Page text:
L51 – Streptococcal Infection and Rheumatic Fever Flashcards Preview

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Flashcards in L51 – Streptococcal Infection and Rheumatic Fever Deck (76):
1

3 main ways of classifying bacteria?

 Aerobic vs. anaerobic
 Gram positive vs. Gram negative
 Cocci vs. bacilli / rod

2

What test is used to distinguish Aerobic gram positive cocci?

Catalase test

+ve = Staphylococcus (in clusters)

-ve = Streptococcus (in chains)

3

In catalase negative Aerobic gram positive cocci, what test is done to distinguish the two main subgroups?

Grow on blood agar

2 groups:
either Beta-haemolytic
or Alpha/ Gamma hemolytic

4

In Beta-haemolysis, catalase negative, aerobic, gram positive cocci, What 3 tests are done to further distinguish the bacteria?

Lancefield grouping

Bacitracin susceptibility

Biochemical reactions

5

In the biochemical reactions done to beta-haemolytic, catalase negative, aerobic, gram positive cocci, what are the subgroups of bacteria?

Groups;
A = Strep. pyogenes
B = Strep. agalactiae
C/G = Strep. dysgalactiae
Strep. anginosis/ milleri

6

What tests are done to distinguish ALPHA/ GAMMA haemolytic, catalase negative, aerobic, gram positive cocci?

Bile solubility

Optochin susceptibility

7

Name all the properties of Strep. pneumoniae.

Alpha/ Gamma haemolytic
Catalase negative
Aerobic
Gram positive
Optochin susceptible
Bile soluble
Cocci

8

Name 3 bacteria that are alpha/gamma haemolytic, optochin resistant, bile INsoluble, catalase negative aerobic gram positive cocci.

Viridans streptococci
Strep. bovis
Enterococci (a type of strep)

9

What lancefield group is Strep. pyogenes?

Group A Streptococci

10

What are all the properties of Strep. pyogenes in microbiological testing? (include PYR, VP, Bacitracin, blood agar, Gram, O2, Catalse)

Bacitracin susceptible
PYR +ve (pink)
VP -ve
B-haemolytic
Gram positive cocci
Aerobic
Catalase negative

11

Explain how Lancefield grouping works?

Particles coated with antibody against specific carbohydrate (streptococcal
antigen) on bacteria cell surface > look for
agglutination

12

What are the 2 main routes of damage Strep. pyogenes can cause?

Direct damage due to Strep. pyogenes

Indirect damage due to immune-mediated response (non-supprative complications = inflammation without pus)

13

What are 2 extents of direct damage due to strep. pyogenes?

Local infection or systemic

14

Name some local infections caused by direct damage by strep. pyogenes?

- Pharyngitis

- Skin infection: Pyoderma, Erysipelas, Cellulitis

- soft tissue infection: Necrotizing fasciitis, myonecrosis, myositis

- Pneumonia, (lymphadenitis, puerperal sepsis)

15

Name some systemic infections caused by direct damage by strep. pyogenes?

-Scarlet fever
-Streptococcal toxic shock syndrome (STSS)
-Bacteremia

16

Name some immune-mediated response/ indirect damage caused by strep. pyogenes?

-Rheumatic fever
-Glomerulonephritis

17

What are some antiphagocytic factors on Strep. pyogenes (Group A strep)?

M protein
Capsule

18

What is the function of M protein and Capsule on group A strep?

Adhere to epithelial cells/ mucosa + antiphagocytic

19

What are some proteases allowing Strep pyogenes to invade and spread through tissue?

Streptokinase
Hyaluronidase

20

What toxin from Strep. pyogenes cause systemic toxicity?

Streptolysin O

21

Describe the rash of Scarlet fever?

Day 2 rash- diffuse red rash over upper chest, spread peripherally, blanches on pressure, sand-paper like skin

Piastia's lines

22

Describe the flushing in Sclarlet fever?

Facial flushing with peri-oral pallor

23

Describe the tongue in sclarlet fever?

Strawberry tongue (white then red as coating diappears)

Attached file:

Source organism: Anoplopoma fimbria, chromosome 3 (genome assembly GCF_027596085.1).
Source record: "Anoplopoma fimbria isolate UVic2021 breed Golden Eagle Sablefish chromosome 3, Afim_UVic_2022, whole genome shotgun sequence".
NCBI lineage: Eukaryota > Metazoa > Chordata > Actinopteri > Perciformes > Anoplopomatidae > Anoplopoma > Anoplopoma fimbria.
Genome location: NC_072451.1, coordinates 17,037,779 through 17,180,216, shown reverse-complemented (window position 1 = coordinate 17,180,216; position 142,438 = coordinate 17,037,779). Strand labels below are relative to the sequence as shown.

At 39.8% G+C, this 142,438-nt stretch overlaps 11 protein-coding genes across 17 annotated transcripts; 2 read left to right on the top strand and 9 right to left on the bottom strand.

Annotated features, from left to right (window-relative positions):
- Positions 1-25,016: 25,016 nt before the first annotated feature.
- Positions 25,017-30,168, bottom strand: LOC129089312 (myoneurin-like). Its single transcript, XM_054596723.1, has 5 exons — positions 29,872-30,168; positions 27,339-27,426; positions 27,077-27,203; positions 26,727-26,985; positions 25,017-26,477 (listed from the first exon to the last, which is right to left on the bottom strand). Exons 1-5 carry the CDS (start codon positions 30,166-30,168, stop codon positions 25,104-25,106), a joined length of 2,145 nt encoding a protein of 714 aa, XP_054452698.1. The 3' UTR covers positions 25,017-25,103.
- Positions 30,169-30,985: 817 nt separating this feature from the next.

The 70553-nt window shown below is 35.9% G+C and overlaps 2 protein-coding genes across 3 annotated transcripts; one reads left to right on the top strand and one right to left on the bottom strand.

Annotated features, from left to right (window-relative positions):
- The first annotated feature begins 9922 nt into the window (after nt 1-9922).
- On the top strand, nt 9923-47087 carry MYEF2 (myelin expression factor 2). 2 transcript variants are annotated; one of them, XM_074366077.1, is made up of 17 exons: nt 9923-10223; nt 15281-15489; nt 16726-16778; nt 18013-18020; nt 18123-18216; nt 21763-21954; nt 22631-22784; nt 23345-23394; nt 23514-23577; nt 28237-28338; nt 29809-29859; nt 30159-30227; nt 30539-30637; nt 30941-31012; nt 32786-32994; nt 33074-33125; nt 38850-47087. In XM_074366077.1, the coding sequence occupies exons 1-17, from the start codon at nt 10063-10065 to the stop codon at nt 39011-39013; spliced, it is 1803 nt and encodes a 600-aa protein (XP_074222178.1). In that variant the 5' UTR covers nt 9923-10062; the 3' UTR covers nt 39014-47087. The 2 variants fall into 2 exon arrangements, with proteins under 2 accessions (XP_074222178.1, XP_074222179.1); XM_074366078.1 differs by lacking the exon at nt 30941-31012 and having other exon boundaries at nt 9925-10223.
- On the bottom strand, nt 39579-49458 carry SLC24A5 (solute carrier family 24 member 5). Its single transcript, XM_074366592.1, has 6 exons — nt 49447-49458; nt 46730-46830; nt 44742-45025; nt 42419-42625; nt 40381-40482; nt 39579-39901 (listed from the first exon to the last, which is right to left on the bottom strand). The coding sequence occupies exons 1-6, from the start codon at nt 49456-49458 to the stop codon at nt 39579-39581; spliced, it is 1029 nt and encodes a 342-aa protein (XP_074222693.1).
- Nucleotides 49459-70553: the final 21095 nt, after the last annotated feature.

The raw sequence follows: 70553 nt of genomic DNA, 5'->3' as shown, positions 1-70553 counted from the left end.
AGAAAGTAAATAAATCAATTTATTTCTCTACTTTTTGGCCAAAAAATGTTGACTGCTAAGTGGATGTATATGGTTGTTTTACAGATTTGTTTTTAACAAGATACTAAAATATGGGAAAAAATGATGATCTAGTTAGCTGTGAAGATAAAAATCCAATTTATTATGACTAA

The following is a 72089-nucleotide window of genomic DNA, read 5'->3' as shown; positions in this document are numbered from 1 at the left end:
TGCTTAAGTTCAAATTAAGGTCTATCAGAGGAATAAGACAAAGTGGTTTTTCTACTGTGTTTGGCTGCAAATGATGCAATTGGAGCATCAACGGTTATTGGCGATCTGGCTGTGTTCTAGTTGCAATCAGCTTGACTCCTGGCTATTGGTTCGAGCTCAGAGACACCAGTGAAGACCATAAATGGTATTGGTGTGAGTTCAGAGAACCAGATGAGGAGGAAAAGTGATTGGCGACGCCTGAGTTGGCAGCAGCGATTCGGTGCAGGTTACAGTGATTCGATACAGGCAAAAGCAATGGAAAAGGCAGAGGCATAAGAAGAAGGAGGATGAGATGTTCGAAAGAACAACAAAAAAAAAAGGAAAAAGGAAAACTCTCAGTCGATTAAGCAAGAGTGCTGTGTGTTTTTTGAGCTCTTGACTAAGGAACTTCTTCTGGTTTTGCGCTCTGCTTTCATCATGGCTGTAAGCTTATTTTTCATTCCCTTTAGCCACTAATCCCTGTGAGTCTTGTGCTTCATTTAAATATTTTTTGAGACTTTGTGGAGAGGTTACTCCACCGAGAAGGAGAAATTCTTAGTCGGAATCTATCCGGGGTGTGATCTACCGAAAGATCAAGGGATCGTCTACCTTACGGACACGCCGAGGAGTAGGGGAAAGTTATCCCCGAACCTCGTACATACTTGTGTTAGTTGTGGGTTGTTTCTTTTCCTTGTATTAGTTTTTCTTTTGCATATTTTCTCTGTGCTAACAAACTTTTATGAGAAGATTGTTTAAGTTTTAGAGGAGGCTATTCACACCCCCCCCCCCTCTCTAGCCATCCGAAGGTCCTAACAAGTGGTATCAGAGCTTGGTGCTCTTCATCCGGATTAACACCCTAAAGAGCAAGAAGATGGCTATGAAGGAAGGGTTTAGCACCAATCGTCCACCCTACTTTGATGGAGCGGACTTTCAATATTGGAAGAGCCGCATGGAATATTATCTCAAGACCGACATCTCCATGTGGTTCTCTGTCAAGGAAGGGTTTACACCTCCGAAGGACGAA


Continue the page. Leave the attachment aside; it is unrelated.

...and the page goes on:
24

What is the blood test staining by H&E like in sclarlet fever?

Eosinophilia

25

Which layer of skin is affected by which infections by group A strep?

Epidermins = impetigo (pustules> crusts)

Dermis = Erysipelas + Cellulitis

Subdermis = Necrotizing fasciitis + myonecrosis

26

What is the laboratory criteria of STSS?

isolation of Group A Strep.

27

How does Strep. pyrogenic exotoxins inflict a huge inflammatory response?

Toxin: SpeA,B,C
Superantigen binds to NON-SPECIFIC domain of MHC II and T-cell bridge > inflict large response

28

What are some widespread effects of STSS?

SCARE

Soft tissue necorsis (necrotizing fasciitis, myositis, gangrene)

Coagulopathy

ARDS

Renal , Liver impairment

Erythematous macular rash

29

What are the 2 main ways to diagnose ACUTE Group A strep by microbiological testing? What method is used for non-acute diagnosis

1) Culture: swab at site of infection> blood culture
2) Rapid antigen detection test


Non-acute= serology of Anti-streptolysin I (ASO) titer

30

What is the treatment of Group A strep? What antibiotic is added in STSS?

1) Penicillin (or similar) x 10days
2) Anti-inflammatory: Aspirin, Corticosteroid
3) Surgery for uncontrolled HF due to acute mitral regurgitation (valvular damage in rheumatic fever)





STSS = clindamycin or linezolid

31

What is Group A strep highly resistant against?

Clindamycin and erythromycin

32

What is the definition of acute rheumatic fever?

result of valvular damage caused by abnormal immune response to Group A Strepococcal infection

33

Why do strep. pyogennes infection seem like a cold at the beginning?

Group A strep has latency of ~ 3 weeks (1-5 weeks)

Accompanying GAS pharyngitis with/without skin infection

34

Why does acute rheumatic fever cause auto-immune damage to heart valves?

Molecular mimicry: similar structure between Streptococcal M protein
and cardiac proteins in host tissues > exaggerated T-cell mediated immune response (immunity targeting
against the M protein) also react with cardiac proteins

35

What is the consequence of REPEATED GAS infection on the heart?

Repeated / ongoing infections may drive valvular inflammatory response
> episodes of recurrent ARF > rheumatic heart disease

36

What is the leading cause of heart failure in children and young adults in developing countries?

Acute rheumatic fever

37

What are 5 major criterias for Jones criteria for acute rheumatic fever? CASSE

Major:
1) Carditis: valvulitis, myocarditis, pericardits

2) Arthritis (usually migratory: from one ankle to another)

3) Sydenham’s chorea: involuntary movements, muscle weakness,
emotional instability

4) Subcutaneous nodules: surfaces of joints / spine

5) Erythema marginatum (skin rash)

38

What are 5 minor criterias for Jones criteria for acute rheumatic fever? FARP

1) Fever
2) Arthralgia (joint pain)
3) Raised erythrocyte sedimentation rate (ESR) / C-reactive protein (CRP)
4) Prolonged PR interval

39

What are 2 Supportive laboratory evidence of streptococcal infection?

 Elevated ASO (anti-streptolysin O) titer
 Positive throat culture for GAS

40